The shallow-water discrepancies need further investigation, Kort added, since deep water facilities may be sending some of the oil and gas they produce via pipeline to others located closer to shore.
The University of Michigan study is the second to be published in a series of peer-reviewed scientific studies supported by the Climate and Clean Air Coalition’s (CCAC) Oil and Gas Methane Science Studies. The first study in the series also looked at methane emisisons from oil and gas operations in the Gulf of Mexico but used shipped based sampling. That study, by Aerodyne Research, Inc., took downwind measurements from 103 sites, including shallow and deepwater offshore platforms and drillships. It similarly found that a small number of sites (2%) were responsible for a large number of emissions (20%) and also suggested. It was published in Environmental Science and Technology in March 2020.
Helena Molin Valdés, Head of the Climate and Clean Air Coalition Secretariat, said the studies were important to help companies prioritize work to reduce emissions and help governments target policies that do the same. She also called for urgent action to reduce methane emissions.
“We know that oil and gas is one of the largest sectors responsible for methane emissions. These new studies help us understand the extent to which offshore operations contribute to this problem, something that was previously unclear,” Ms. Molin Valdés said. “We can and must move rapidly to reduce methane leaks and venting from the oil and gas sector. It is not just technically feasible, but because methane has commercial value, reducing these emissions can result in financial savings or be carried out at low cost.”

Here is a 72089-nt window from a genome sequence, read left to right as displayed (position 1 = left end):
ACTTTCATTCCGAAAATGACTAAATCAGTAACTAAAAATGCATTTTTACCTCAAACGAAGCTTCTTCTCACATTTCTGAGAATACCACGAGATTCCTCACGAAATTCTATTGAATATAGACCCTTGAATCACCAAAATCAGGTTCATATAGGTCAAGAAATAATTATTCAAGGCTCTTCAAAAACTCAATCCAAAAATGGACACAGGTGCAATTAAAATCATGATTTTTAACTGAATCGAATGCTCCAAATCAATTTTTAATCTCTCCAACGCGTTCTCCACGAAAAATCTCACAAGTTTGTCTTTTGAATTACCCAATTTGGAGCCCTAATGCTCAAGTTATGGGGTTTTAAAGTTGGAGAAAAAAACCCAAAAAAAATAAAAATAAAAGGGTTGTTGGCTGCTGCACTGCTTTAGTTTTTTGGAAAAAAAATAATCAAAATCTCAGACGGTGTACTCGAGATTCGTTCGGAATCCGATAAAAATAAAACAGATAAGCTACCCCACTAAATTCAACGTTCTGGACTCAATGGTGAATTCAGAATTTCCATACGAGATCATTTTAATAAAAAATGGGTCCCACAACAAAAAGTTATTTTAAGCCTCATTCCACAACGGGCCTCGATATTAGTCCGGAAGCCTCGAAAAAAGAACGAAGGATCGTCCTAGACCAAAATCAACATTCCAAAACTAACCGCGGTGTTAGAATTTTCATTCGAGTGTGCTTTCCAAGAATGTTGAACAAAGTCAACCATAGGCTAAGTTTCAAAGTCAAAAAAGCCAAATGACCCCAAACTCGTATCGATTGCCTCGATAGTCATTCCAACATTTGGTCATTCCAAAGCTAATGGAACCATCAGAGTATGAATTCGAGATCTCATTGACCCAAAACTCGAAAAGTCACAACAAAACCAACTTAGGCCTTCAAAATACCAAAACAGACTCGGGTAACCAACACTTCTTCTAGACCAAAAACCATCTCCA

Ms. Molin Valdés urged oil and gas producing countries to raise their climate ambition by addressing methane emissions from the sector saying that the CCAC and United Nations Environment Programme would work with countries on ways to do this.
In addition to the Gulf of Mexico, extensive measurements of methane sources have also been done in the North Sea, Romania, Australia and over 10 European cities. These studies will be publicly available and easily accessible so a wide range of stakeholders – including civil society, scientists, companies, and governments – can use the data to make well-informed decisions and prioritize areas for action.
The University of Michigan team conducted its sampling in 2018 with Scientific Aviation using a small research plane with enough room for a pilot and passenger in the two front seats, as well as scientific gear where there normally would be two rear two seats. Tubes along the wings of the plane drew in air that was pumped to the equipment for analysis of the amount of methane included as well as wind speed. Circling a single platform gives researchers a better idea of how much methane that single source is emitting.